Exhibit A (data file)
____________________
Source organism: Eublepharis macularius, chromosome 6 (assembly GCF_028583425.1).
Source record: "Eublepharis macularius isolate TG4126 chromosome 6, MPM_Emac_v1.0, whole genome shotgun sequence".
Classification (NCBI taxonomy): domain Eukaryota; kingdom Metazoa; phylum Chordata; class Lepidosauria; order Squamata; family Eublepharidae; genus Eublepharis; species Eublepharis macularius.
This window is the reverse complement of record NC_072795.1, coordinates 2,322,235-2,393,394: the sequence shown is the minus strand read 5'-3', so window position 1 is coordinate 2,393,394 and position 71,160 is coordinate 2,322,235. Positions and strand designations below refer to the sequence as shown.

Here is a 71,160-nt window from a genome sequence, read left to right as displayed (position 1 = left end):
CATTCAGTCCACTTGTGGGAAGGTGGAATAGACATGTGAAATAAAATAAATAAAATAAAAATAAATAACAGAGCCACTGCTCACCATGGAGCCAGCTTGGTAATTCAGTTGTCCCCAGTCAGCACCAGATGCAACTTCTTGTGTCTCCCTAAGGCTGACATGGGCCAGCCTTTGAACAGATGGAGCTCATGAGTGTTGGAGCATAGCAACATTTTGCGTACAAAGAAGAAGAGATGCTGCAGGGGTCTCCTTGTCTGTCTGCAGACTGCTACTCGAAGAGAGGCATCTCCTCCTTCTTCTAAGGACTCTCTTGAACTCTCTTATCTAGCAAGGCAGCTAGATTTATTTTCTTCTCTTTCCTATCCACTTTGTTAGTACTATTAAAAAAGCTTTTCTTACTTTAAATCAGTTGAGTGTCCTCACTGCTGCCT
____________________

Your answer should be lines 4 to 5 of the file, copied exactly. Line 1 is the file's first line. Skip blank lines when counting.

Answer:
This window is the reverse complement of record NC_072795.1, coordinates 2,322,235-2,393,394: the sequence shown is the minus strand read 5'-3', so window position 1 is coordinate 2,393,394 and position 71,160 is coordinate 2,322,235. Positions and strand designations below refer to the sequence as shown.

Here is a 71,160-nt window from a genome sequence, read left to right as displayed (position 1 = left end):